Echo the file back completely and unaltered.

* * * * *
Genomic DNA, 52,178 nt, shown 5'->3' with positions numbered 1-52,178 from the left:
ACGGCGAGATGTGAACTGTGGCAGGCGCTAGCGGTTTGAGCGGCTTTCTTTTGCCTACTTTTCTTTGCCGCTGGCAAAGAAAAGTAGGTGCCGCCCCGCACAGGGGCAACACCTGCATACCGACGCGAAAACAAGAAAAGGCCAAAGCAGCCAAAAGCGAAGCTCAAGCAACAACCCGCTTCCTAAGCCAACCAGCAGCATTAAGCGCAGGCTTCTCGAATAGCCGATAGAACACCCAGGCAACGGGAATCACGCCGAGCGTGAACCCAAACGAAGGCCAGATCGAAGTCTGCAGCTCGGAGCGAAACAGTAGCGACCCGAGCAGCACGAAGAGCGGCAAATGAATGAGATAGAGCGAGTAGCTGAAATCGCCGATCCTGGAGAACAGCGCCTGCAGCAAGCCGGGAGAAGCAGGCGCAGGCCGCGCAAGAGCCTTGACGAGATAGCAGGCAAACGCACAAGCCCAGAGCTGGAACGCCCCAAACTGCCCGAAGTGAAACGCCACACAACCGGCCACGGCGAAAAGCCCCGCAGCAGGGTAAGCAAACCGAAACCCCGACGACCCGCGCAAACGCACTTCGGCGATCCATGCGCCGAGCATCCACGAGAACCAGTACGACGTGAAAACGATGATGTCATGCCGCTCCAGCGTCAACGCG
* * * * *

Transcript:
Genomic DNA, 52,178 nt, shown 5'->3' with positions numbered 1-52,178 from the left:
ACGGCGAGATGTGAACTGTGGCAGGCGCTAGCGGTTTGAGCGGCTTTCTTTTGCCTACTTTTCTTTGCCGCTGGCAAAGAAAAGTAGGTGCCGCCCCGCACAGGGGCAACACCTGCATACCGACGCGAAAACAAGAAAAGGCCAAAGCAGCCAAAAGCGAAGCTCAAGCAACAACCCGCTTCCTAAGCCAACCAGCAGCATTAAGCGCAGGCTTCTCGAATAGCCGATAGAACACCCAGGCAACGGGAATCACGCCGAGCGTGAACCCAAACGAAGGCCAGATCGAAGTCTGCAGCTCGGAGCGAAACAGTAGCGACCCGAGCAGCACGAAGAGCGGCAAATGAATGAGATAGAGCGAGTAGCTGAAATCGCCGATCCTGGAGAACAGCGCCTGCAGCAAGCCGGGAGAAGCAGGCGCAGGCCGCGCAAGAGCCTTGACGAGATAGCAGGCAAACGCACAAGCCCAGAGCTGGAACGCCCCAAACTGCCCGAAGTGAAACGCCACACAACCGGCCACGGCGAAAAGCCCCGCAGCAGGGTAAGCAAACCGAAACCCCGACGACCCGCGCAAACGCACTTCGGCGATCCATGCGCCGAGCATCCACGAGAACCAGTACGACGTGAAAACGATGATGTCATGCCGCTCCAGCGTCAACGCG